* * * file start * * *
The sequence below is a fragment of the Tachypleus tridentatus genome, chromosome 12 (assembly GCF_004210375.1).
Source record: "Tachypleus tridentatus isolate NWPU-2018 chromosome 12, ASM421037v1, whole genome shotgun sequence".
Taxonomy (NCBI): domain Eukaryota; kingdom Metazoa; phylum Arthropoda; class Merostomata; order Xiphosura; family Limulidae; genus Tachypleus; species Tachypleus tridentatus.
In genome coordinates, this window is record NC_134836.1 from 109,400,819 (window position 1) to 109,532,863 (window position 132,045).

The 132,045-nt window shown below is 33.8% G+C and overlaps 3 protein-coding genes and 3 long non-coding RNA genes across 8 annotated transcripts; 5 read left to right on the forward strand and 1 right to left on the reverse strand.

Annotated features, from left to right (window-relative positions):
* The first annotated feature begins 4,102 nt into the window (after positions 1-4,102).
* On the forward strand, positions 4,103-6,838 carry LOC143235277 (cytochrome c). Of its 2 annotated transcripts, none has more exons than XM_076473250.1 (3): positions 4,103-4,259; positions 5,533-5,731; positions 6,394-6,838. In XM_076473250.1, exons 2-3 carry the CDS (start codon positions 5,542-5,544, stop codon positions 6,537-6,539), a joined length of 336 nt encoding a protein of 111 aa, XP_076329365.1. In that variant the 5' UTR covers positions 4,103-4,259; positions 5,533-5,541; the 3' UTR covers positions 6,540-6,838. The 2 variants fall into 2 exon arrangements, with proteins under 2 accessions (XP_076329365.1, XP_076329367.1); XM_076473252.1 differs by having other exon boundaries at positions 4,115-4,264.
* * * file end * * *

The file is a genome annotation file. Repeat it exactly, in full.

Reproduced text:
The sequence below is a fragment of the Tachypleus tridentatus genome, chromosome 12 (assembly GCF_004210375.1).
Source record: "Tachypleus tridentatus isolate NWPU-2018 chromosome 12, ASM421037v1, whole genome shotgun sequence".
Taxonomy (NCBI): domain Eukaryota; kingdom Metazoa; phylum Arthropoda; class Merostomata; order Xiphosura; family Limulidae; genus Tachypleus; species Tachypleus tridentatus.
In genome coordinates, this window is record NC_134836.1 from 109,400,819 (window position 1) to 109,532,863 (window position 132,045).

The 132,045-nt window shown below is 33.8% G+C and overlaps 3 protein-coding genes and 3 long non-coding RNA genes across 8 annotated transcripts; 5 read left to right on the forward strand and 1 right to left on the reverse strand.

Annotated features, from left to right (window-relative positions):
* The first annotated feature begins 4,102 nt into the window (after positions 1-4,102).
* On the forward strand, positions 4,103-6,838 carry LOC143235277 (cytochrome c). Of its 2 annotated transcripts, none has more exons than XM_076473250.1 (3): positions 4,103-4,259; positions 5,533-5,731; positions 6,394-6,838. In XM_076473250.1, exons 2-3 carry the CDS (start codon positions 5,542-5,544, stop codon positions 6,537-6,539), a joined length of 336 nt encoding a protein of 111 aa, XP_076329365.1. In that variant the 5' UTR covers positions 4,103-4,259; positions 5,533-5,541; the 3' UTR covers positions 6,540-6,838. The 2 variants fall into 2 exon arrangements, with proteins under 2 accessions (XP_076329365.1, XP_076329367.1); XM_076473252.1 differs by having other exon boundaries at positions 4,115-4,264.